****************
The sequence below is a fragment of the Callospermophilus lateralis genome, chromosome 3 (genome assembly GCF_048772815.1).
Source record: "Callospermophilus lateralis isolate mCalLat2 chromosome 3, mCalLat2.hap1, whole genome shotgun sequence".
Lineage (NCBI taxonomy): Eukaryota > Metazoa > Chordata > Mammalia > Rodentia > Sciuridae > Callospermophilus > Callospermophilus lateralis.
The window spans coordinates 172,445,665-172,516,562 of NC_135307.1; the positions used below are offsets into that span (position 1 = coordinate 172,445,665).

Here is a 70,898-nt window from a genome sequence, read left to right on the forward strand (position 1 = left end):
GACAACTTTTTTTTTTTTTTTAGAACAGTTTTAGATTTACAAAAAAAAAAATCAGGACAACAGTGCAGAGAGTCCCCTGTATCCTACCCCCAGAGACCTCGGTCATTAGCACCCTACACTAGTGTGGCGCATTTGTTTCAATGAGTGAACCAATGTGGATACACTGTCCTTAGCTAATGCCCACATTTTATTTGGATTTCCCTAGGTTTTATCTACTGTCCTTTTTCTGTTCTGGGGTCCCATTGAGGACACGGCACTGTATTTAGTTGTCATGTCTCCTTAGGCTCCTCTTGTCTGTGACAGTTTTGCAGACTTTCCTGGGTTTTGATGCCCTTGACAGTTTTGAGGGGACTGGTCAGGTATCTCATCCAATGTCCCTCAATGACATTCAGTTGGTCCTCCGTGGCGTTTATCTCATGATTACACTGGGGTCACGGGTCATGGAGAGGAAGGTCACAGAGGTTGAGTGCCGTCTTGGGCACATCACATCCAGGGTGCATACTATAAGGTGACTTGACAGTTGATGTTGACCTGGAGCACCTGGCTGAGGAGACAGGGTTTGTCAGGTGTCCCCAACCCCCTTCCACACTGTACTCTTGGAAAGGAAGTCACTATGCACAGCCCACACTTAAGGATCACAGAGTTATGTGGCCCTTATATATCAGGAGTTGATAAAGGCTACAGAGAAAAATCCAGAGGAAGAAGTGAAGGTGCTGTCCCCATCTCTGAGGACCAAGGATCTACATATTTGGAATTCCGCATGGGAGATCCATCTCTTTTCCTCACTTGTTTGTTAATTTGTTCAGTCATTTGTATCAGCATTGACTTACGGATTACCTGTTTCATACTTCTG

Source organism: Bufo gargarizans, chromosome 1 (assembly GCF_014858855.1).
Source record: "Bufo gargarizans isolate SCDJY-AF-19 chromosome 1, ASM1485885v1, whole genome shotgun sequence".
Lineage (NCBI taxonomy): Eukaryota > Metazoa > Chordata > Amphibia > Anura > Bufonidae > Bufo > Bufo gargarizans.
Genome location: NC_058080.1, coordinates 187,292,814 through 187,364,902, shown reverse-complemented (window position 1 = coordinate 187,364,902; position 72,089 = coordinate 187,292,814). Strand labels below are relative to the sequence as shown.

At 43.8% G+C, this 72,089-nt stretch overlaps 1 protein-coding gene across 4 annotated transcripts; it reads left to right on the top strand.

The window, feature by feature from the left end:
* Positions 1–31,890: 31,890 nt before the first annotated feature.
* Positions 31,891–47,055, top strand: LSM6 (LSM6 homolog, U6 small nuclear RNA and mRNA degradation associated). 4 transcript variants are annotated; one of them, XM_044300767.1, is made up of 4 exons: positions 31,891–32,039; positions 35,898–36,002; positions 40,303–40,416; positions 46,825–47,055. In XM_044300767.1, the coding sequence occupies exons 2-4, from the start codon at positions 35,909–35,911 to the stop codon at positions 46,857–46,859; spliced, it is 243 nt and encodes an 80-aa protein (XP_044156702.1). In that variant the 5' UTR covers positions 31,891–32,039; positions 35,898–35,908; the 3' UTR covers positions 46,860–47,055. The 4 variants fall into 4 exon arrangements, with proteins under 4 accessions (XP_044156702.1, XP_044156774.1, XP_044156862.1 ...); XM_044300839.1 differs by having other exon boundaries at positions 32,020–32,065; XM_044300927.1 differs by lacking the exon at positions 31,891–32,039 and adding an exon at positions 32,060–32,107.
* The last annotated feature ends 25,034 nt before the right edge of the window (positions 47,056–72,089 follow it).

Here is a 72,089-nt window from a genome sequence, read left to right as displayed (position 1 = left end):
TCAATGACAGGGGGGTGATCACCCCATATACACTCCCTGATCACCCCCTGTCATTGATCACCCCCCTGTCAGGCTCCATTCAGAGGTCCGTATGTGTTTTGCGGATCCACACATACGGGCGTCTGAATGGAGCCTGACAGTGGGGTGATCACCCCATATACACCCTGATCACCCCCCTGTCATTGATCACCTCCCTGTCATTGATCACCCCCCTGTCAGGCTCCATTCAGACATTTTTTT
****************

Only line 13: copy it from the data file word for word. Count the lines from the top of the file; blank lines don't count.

* Positions 1–31,890: 31,890 nt before the first annotated feature.